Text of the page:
Personally, I still don’t know if I like it. I’m not even sure I want to watch it again
For me, this is the most personally divisive film of the year. There has not been a picture which has won me over and subsequently lost me so many times. There were moments I despised, slating them as they appeared before me. There were moments that mesmerised me, becoming genuinely affecting and mind-numbing. There isn’t another film like A Ghost Story and I still don’t know if that’s a good thing.
C (Casey Affleck) and M (Rooney Mara) are a quiet natured couple living in a detached suburban house, bereft of drama. However, after a short time, C is caught in a motor crash outside their home, killing him in the process. After being left cloaked in a white sheet at the morgue, his body reanimates, and he returns home still covered from head to toe.
One of the most irritating things about A Ghost Story is its fuelling of ridiculous notions from all hipster-inclined critics. Wendy Ide of The Guardian suggests:
Affleck imbues what could be an absurd presence, loitering on the edge of the frame like a piece of misplaced laundry, with an agonising sense of loss and mounting frustration. In his economic movements we recognise a soul adrift and increasingly unmoored from everything except his grief.
Without wanting to spoil the film, Affleck often does not move in these scenes. Literally standing there, but Ide finds him “with an agonising sense of loss and mounting frustration” there is, in fact, nothing of the sort. It could be anyone under that sheet and this is what director Lowery wanted to convey. When things have passed on, the attitude towards them changes, not that a practically non-sentient object has an agonising sense of loss. Finding things that aren’t there is the same to a critic as finding gold is to a prospector.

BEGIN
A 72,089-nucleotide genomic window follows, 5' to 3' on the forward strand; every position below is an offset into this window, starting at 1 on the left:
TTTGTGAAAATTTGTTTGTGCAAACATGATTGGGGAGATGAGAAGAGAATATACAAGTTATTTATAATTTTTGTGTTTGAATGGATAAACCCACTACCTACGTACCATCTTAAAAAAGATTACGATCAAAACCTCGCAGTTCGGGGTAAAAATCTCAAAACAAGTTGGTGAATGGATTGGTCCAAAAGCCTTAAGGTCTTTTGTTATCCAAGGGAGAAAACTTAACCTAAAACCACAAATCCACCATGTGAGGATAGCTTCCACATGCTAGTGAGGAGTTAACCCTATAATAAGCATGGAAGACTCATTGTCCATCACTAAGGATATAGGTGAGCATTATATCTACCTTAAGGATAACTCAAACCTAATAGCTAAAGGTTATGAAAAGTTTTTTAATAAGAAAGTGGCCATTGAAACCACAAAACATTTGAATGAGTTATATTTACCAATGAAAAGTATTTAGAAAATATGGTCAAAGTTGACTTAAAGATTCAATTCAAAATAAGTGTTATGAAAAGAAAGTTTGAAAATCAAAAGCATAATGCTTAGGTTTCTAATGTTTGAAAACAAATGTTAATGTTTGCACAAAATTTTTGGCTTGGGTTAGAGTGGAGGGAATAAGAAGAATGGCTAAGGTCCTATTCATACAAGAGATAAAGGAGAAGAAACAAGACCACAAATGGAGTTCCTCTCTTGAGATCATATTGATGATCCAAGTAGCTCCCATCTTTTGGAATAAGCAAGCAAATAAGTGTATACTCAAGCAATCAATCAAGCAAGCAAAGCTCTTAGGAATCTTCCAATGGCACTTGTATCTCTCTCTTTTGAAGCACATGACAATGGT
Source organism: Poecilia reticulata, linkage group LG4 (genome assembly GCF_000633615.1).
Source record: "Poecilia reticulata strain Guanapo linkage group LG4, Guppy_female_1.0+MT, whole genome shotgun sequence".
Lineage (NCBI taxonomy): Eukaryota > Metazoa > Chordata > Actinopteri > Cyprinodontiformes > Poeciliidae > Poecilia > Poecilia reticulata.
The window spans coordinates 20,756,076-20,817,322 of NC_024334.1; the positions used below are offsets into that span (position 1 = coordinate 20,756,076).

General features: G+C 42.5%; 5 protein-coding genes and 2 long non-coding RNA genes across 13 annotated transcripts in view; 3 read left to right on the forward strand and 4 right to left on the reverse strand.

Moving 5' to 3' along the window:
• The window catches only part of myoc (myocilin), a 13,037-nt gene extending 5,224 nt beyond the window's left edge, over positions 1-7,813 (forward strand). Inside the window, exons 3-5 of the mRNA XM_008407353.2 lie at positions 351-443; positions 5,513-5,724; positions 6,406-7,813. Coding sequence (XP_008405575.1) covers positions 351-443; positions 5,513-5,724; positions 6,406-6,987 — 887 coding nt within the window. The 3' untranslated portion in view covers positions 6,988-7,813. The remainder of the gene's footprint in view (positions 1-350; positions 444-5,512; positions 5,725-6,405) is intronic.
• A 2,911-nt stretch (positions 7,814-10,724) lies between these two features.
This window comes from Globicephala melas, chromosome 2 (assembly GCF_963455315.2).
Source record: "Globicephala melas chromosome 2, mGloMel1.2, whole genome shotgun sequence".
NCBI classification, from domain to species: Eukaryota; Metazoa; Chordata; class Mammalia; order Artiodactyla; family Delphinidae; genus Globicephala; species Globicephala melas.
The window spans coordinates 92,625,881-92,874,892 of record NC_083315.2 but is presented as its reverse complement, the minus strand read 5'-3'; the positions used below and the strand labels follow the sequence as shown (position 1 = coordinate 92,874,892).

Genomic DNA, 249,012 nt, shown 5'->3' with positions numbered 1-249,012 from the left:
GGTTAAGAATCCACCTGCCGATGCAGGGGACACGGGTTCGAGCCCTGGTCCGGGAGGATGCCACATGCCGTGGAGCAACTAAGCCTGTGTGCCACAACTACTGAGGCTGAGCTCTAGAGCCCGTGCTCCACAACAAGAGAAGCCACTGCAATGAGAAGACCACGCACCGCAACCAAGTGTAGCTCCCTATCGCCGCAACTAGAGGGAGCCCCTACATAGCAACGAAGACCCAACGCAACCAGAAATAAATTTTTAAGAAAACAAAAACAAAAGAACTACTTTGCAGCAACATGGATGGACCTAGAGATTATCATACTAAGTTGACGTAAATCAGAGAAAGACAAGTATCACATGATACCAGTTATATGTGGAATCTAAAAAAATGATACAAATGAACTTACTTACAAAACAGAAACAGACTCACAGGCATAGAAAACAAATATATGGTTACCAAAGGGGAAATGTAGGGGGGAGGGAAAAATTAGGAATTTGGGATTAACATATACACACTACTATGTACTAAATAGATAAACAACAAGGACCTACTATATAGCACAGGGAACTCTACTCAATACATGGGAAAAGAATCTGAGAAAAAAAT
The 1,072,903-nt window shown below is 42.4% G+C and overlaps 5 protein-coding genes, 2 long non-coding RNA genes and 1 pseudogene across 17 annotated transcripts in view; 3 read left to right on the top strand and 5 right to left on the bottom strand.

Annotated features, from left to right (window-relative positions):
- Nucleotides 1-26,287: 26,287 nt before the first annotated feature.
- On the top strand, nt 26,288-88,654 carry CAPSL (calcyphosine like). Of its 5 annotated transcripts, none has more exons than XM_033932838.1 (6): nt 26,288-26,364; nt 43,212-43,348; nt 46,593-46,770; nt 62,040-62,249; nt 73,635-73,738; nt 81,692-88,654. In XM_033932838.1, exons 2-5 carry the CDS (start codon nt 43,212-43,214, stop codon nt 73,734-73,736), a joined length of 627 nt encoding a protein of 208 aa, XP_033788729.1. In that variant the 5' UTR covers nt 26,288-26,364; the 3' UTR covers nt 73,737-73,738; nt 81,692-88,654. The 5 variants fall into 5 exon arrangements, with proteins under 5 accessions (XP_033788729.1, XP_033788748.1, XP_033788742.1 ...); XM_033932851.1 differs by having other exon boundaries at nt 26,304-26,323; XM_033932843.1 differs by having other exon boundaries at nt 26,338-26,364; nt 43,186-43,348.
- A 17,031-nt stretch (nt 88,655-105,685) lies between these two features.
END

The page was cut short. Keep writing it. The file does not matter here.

A Ghost Story is too independent for its own good, cripplingly so in some places. It is impossible to not lose interest. When a shot does not move for minute after minute there is no way of keeping attention focused for the full period. It absolutely makes the audience think, but almost never what it wants to be considered. It’s a film that needs things done its own way to work in its entirety, and that’s a near impossible ideal.
However, the soundtrack that Lowery has pieced together is mind-bendingly incredible. The use of individual, appropriate music is beautifully sanctioned an edited astoundingly well. With Dark Rooms’ I Get Overwhelmed leading the way, the soundtrack makes for a touching listen and its connection to the story makes it even more fitting.
This is the thing about A Ghost Story. For some moments it is ground breaking, others it is as if the ground falls away from under the chair, in the worst way possible. This is the most unique film of the year and nothing will top it in that department. Personally, I still don’t know if I like it. I’m not even sure I want to watch it again.